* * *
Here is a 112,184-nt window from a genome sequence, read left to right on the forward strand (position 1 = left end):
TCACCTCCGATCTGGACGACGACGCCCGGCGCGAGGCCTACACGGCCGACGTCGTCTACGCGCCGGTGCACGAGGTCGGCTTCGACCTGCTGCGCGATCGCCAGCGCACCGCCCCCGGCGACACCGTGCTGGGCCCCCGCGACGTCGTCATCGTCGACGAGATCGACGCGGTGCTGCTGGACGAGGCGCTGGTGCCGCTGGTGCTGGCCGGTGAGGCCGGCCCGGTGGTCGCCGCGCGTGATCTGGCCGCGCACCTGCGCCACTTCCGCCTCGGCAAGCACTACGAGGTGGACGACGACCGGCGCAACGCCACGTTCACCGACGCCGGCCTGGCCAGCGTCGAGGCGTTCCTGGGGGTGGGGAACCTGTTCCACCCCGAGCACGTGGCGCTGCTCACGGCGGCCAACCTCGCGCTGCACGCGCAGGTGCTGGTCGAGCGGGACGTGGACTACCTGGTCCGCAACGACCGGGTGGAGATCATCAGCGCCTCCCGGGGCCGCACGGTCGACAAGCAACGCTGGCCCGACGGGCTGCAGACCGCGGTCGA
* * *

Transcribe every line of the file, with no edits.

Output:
Here is a 112,184-nt window from a genome sequence, read left to right on the forward strand (position 1 = left end):
TCACCTCCGATCTGGACGACGACGCCCGGCGCGAGGCCTACACGGCCGACGTCGTCTACGCGCCGGTGCACGAGGTCGGCTTCGACCTGCTGCGCGATCGCCAGCGCACCGCCCCCGGCGACACCGTGCTGGGCCCCCGCGACGTCGTCATCGTCGACGAGATCGACGCGGTGCTGCTGGACGAGGCGCTGGTGCCGCTGGTGCTGGCCGGTGAGGCCGGCCCGGTGGTCGCCGCGCGTGATCTGGCCGCGCACCTGCGCCACTTCCGCCTCGGCAAGCACTACGAGGTGGACGACGACCGGCGCAACGCCACGTTCACCGACGCCGGCCTGGCCAGCGTCGAGGCGTTCCTGGGGGTGGGGAACCTGTTCCACCCCGAGCACGTGGCGCTGCTCACGGCGGCCAACCTCGCGCTGCACGCGCAGGTGCTGGTCGAGCGGGACGTGGACTACCTGGTCCGCAACGACCGGGTGGAGATCATCAGCGCCTCCCGGGGCCGCACGGTCGACAAGCAACGCTGGCCCGACGGGCTGCAGACCGCGGTCGA